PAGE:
Good afternoon, folks. Jamal Murray scored 50–again… Let’s talk NBA Bubble.
The Murray and Mitchell show returns
Here are the per-game averages from Jamal Murray’s last three playoff outings against the Utah Jazz:
47.3 points, 8.0 rebounds, 7.0 assists, and 1.7 turnovers while shooting 64.2 percent from the floor, 62.9 percent from 3, and 88.9 percent from the free-throw line.
Yes, you read that correctly. Murray is shooting nearly 63 percent from deep on an insane clip of 22-35. He’s missed only two attempts from the charity stripe through these three games and went the entire first two outings without a turnover. Even with a superstar player such as Nikola Jokic acting as the hub, it has been Murray who the Denver Nuggets have relied on more than anyone. The former Wildcat is taking the infamous leap that fans have been begging for from him over the last two or so seasons. Now, he has the Nuggets tied with the Jazz at three games apiece in the first round of the Western Conference Playoffs. Here’s how he did it.
Murray finished the evening with his second 50-point scoring affair over his last three games, shooting 17-24 from the field overall and a mind-melting 9-12 from beyond the arc. He joins a group consisting of Michael Jordan (twice), Wilt Chamberlain, and Allen Iverson as the only players to drop at least 50 points twice during one postseason. No player in NBA history has been able to do it three times; I don’t think many would be surprised if he broke that record in Game 7. Murray is also the first player since Iverson to score at least 40 points in three consecutive playoff games.
But Denver needed the win more than any trivial statistic. They’re trying to become just the 12th team in league history to come back from a 3-1 deficit to win a series and the first since the Cleveland Cavaliers did so against the Golden State Warriors during the 2016 NBA Finals (I had to sneak that one in). As he’d done in the previous two games, Murray came out hunting for his points early and often. I said after Game 5 that Denver is currently at its best when Murray is in all-out attack mode and that was the case again in Game 6.
25 of Murray’s 50 came in the first half, as both teams went the first three minutes without missing a single field goal attempt. Utah had its foot on the gas early, quickly jetting ahead with an eight-point lead after making its first seven consecutive shots. However, Murray took over in the second period, dropping 14 personal points as Denver won that quarter 31-20 to take a five-point halftime lead. The third quarter was unusually uneventful from both sides, but the fourth quarter didn’t disappoint. As we’ve seen multiple times already throughout this series, the final 12 minutes was nothing but the Jamal Murray and Donovan Mitchell Show.
Mitchell actually ended the night with 44 points, making unbelievably difficult shots with a hand in his face at all times. The former Lousiville product shot 14-25 overall and an impressive 9-13 from beyond the arc. 17 of his 44 points came in a dueling fourth quarter. Too bad he–and the entire Jazz roster–had zero answers for Murray, who exploded for 21 points in the final frame, knocking down fadeaway jumper after fadeaway jumper. The shot-making abilities of both Murray and Mitchell are something I haven’t seen probably ever–or at least that I can vividly remember.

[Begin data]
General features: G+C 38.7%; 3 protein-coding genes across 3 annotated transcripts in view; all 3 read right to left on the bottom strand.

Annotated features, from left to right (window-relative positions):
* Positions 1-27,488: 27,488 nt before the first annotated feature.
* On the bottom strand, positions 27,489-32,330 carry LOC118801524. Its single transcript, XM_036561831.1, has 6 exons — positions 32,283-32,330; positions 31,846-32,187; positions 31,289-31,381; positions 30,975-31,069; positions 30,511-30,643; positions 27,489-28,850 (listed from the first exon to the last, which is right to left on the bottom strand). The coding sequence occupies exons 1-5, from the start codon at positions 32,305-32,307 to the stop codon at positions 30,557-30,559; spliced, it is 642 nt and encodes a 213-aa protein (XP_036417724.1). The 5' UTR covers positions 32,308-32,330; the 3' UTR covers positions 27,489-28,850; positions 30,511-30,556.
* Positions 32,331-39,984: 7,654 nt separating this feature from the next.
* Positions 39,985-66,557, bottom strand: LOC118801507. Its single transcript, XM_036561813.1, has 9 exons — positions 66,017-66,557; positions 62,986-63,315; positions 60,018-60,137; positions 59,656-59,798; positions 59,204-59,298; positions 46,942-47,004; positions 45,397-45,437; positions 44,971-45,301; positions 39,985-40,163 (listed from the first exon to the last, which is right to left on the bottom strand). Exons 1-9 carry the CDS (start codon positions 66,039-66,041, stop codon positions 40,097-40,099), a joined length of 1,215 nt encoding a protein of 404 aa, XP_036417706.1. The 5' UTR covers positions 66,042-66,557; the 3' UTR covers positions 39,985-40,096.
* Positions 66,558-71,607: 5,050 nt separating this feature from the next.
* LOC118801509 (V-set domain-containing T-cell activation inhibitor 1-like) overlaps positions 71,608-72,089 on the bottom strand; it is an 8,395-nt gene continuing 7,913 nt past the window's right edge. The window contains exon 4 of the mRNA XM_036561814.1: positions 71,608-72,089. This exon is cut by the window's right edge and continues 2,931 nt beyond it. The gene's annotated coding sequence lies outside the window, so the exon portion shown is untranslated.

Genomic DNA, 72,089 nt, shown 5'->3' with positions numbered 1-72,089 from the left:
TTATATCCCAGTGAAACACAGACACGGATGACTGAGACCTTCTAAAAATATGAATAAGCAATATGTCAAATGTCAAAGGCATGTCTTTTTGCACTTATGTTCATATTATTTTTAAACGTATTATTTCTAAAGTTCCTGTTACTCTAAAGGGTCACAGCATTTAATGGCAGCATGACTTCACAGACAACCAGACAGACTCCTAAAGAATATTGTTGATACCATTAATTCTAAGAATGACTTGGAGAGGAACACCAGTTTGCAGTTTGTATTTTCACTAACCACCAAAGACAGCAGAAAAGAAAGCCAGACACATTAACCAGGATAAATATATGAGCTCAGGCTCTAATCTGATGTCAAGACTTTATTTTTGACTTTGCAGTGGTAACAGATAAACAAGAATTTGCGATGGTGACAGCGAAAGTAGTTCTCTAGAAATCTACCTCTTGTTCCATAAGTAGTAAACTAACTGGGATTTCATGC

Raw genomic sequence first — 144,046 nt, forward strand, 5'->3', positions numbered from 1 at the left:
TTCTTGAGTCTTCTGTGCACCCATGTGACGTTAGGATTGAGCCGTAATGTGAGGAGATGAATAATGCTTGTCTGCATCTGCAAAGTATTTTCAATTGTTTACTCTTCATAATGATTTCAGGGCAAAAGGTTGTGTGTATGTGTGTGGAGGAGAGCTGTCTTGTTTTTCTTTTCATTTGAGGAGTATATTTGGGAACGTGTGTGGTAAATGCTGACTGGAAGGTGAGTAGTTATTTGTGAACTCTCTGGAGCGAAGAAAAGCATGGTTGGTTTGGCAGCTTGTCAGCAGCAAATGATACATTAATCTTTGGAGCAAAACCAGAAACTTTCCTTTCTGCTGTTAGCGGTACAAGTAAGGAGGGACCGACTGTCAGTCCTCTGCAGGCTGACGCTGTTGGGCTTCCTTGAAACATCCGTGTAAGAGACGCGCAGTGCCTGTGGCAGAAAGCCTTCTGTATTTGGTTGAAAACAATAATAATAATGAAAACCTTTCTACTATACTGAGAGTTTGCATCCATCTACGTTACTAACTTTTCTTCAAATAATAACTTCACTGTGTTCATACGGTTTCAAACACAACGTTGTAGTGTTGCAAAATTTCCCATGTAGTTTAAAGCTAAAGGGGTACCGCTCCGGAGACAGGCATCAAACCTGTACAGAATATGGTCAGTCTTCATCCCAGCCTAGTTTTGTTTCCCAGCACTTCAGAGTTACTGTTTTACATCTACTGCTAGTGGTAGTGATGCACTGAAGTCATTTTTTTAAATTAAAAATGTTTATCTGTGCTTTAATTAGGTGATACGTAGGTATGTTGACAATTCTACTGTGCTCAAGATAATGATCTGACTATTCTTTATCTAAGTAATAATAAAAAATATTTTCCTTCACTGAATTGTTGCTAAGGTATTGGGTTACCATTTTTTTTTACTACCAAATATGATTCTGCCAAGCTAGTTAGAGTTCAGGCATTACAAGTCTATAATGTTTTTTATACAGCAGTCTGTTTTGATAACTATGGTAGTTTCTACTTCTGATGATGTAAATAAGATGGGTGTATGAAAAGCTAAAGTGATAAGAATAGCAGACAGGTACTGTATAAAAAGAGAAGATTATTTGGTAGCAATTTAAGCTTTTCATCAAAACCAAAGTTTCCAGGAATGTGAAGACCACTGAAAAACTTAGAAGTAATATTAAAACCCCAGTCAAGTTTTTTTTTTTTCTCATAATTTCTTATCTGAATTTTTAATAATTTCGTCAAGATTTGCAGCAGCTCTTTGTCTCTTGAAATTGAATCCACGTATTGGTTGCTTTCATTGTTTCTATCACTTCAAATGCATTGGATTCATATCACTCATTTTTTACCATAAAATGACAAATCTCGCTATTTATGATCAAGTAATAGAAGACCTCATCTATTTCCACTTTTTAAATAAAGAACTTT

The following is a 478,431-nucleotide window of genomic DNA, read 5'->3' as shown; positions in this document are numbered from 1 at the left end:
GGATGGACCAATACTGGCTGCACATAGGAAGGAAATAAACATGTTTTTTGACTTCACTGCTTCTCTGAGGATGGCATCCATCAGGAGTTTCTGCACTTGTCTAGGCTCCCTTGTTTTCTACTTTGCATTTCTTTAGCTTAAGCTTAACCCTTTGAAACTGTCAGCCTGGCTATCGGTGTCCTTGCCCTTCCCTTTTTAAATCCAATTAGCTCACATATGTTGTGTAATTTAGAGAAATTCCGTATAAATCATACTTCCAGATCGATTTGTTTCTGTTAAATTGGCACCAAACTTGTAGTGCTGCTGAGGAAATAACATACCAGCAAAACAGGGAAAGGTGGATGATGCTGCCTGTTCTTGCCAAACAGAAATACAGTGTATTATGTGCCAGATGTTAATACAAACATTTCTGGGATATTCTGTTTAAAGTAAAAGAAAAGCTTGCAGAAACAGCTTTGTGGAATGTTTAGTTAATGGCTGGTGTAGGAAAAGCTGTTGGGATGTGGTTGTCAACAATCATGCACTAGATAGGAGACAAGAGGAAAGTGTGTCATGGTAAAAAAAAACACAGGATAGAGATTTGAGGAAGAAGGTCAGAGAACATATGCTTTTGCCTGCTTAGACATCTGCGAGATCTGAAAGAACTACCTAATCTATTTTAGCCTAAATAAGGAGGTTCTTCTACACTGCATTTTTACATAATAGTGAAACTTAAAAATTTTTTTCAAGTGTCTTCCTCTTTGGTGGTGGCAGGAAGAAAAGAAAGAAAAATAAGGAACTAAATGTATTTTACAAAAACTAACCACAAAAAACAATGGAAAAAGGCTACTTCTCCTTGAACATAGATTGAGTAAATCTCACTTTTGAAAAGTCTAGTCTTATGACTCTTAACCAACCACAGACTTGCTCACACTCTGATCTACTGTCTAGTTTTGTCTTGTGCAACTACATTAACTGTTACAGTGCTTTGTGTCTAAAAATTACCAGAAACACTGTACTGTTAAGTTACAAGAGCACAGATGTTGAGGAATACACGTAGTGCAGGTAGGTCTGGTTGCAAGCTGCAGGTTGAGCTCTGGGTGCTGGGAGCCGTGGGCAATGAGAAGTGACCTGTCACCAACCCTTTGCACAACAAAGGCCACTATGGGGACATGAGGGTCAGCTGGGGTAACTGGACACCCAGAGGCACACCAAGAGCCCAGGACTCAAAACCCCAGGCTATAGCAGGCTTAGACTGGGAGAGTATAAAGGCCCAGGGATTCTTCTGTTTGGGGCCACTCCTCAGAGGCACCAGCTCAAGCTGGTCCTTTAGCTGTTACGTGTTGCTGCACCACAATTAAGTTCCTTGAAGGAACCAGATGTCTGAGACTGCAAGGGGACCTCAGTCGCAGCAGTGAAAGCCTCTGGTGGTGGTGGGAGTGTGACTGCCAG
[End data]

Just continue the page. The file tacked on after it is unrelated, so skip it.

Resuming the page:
The ending wasn’t nearly as climactic as some of the previous games had been, as Denver was able to fend off Utah in the closing minutes before winning by a final score of 119-107. But it sets up a series-deciding Game 7, which is scheduled for Tuesday at 8:30 p.m. on ABC. I need it.
Other notes across the NBA
Immediately after the game was over, Murray’s 50 points became an afterthought. In the postgame interview, Murray was fighting his emotions to come up with the right words to say with a camera pointed in his face. His feet were sporting a pair of custom Adidas shoes that had the faces of Breonna Taylor and George Floyd beautifully pictured on them. Murray referred to the two, who were tragically murdered by police, as a symbol for him to keep fighting. His pure reaction on live television was chilling and put on display the gravity of the situation.
Much will be made about the interviewer’s (Jared Greenberg) choice of words when facing a clearly distraught and emotional Murray, but I thought the two-minute segment was far more powerful than not doing the interview at all. This is how players can use the NBA Bubble platform to their advantage. Murray’s message on Sunday was incredibly powerful and the world would not have been able to see the frustration and pain on his face without that interaction. He was authentic with the choice of his words and had the stage to share them. He initially brought up his shoes in the first place and seemingly wanted to spread his message. This is a time when Murray’s voice needs to be heard and he knows that. There’s no way it was easy for him to do, but I’m sure glad he did.
Series standings from Sunday
(3) Celtics lead (2) Raptors 1-0
(2) Clippers defeat (7) Mavericks 4-2
(3) Nuggets tied with (6) Jazz 3-3
|Jamal Murray (DEN)||119-107 W @ UTA||50||17-24 (9-12)||5||6||0||0||5||+12||43|
|Michael Kidd-Gilchrist (DAL)||97-111 L vs. LAC||2||1-1 (0-0)||2||0||0||0||0||-5||6|
|Patrick Patterson (LAC)||111-97 W @ DAL||DNP-CD||--||--||--||--||--||--||--||--|
|Enes Kanter (BOS)||112-94 W @ TOR||DNP-CD||--||--||--||--||--||--||--||--|
TONIGHT IN THE BUBBLE
6:30 (TNT): Heat (Adebayo, Herro) @ Bucks (Bledsoe) [Game 1]
9:00 (TNT): Rockets @ Thunder (Diallo, Gilgeous-Alexander, Noel) [HOU leads 3-2]